Here's How You Can Give Your IKEA Kitchen a Fresh Face on a Tight Budget

Here's How You Can Give Your IKEA Kitchen a Fresh Face on a Tight Budget

Thanks to a new collaboration between Danish design firm Reform and award-winning designer Cecilie Manz, you can revamp your IKEA kitchen with a high-end look, all for a budget-friendly price.

Let's face it: kitchen remodels can come with pretty expensive price tags. But if you thought that was always the case, Cecilie Manz is here to prove otherwise. The Danish designer—who was recently named the Maison & Objet 2018 Designer of the Year—has recently teamed up with Reform, a firm that specializes in designer-customized IKEA kitchens, to create Degree by Cecilie Manz

Oregon Pine is characterized by a light, red-brown wood color with a fine, narrow wood grain. 

By employing a simple, elegant design aesthetic that pairs the functionality of a stainless steel countertop with sleek contemporary finishes, this new collaboration offers a charmingly minimalistic, design-forward update for any basic IKEA kitchen at a budget-friendly price.

The wood grain of the Oregon Pine is laid at a 45-degree angle, softly contrasting with the horizontal and vertical lines of the kitchen. 

Manz founded her Copenhagen studio in 1998 and has since become acclaimed for creating beautiful minimalist products for the home. While her creations favor a subdued palette, she infuses them with a stylish sense of Scandinavian simplicity.

A geometric notch handle is placed in the corner, adding a graphic element to the design.

Her work for Reform follows the same ethos. "A kitchen is a workplace and should be both functional and aesthetically pleasing at the same time," she states. "This is the place you use every day, around the clock, to play, eat, work etc. These actions should be the primary focus—so the design should never steal too much attention. Clean lines and order are perfect for that."

Manz recommends a five or eight millimeter stainless steel countertop for a floating look. The look is made possible from a shadowed panel which is placed under the surface approximately 20 millimeters from the countertop edge.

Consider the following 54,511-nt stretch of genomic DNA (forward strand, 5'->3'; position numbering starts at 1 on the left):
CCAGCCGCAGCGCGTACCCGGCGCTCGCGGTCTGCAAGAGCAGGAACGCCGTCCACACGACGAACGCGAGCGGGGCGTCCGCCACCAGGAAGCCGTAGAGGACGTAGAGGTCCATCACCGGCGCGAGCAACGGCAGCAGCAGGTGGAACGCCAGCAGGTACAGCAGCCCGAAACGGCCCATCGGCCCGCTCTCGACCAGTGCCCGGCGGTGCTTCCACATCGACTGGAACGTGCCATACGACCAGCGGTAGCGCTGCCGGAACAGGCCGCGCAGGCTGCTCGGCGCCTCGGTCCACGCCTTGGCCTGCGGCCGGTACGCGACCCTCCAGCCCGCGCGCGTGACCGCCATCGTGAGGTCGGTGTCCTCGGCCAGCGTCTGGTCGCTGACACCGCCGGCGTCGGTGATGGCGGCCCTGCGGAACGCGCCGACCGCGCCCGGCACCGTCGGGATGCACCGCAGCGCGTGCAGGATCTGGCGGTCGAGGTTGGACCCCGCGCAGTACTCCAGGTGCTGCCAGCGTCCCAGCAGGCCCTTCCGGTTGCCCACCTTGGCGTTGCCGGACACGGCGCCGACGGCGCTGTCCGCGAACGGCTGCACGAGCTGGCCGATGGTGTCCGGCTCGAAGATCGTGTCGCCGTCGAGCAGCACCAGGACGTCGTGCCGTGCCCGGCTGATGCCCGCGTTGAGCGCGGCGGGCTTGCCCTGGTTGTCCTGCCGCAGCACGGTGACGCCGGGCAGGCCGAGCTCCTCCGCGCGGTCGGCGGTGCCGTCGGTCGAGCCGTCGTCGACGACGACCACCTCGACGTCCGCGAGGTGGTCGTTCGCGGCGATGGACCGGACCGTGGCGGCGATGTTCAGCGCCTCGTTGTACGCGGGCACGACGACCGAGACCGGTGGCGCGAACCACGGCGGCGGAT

When choosing which materials to use for the collaboration, Manz went with a classic light pine. "I love the warm tone of the Oregon pine and its slim, straight grain. It was often used in the 1960s, so it’s actually an old-school choice for kitchens," she explains.

The simple details create a classic, yet modern look.

However, it is her subtle tweak of the material which gives the design its contemporary edge, adding depth to the seemingly simple look. "Here, I just turned the veneer 45 degrees. A small but very efficient detail. Like a hatching in a drawing. It’s still classic, but not retro." 

Degree Painted comes in a matte, light gray. The panels are painted on the front, back, edges, and handles for a completely uniform finish.

Another version of the same kitchen is available in a shade of light gray—a tone which is no stranger to the designer's stripped back palette. 

"The grey version also maintains a warm tone, giving contrast and a nice balance to the highly practical stainless steel table top," she adds. 

Cecilie Manz's Top Kitchen Design Tips: 

1. Invest in quality: "A kitchen is a long-term investment, so quality and a nice atmosphere are essential." 

2. Good lighting: "The area needs to have good "work light" and feel cozy at the same time." 

3. Maintain balance: "I like the balance we achieved in the Degree design. Stainless steel is very practical and the cabinet fronts add a sense of warmth—I couldn’t wish for more myself." 

4. Use it or lose it: "If you don’t use your kitchen appliances, get rid of them. They take up too much space and sometimes a simple wooden spoon can do the trick."

Cecilie Manz

Degree by Cecilie Manz starts at $98 for a front. Find out more information about ordering here


Last Updated


Get the Pro Newsletter

What’s new in the design world? Stay up to date with our essential dispatches for design professionals.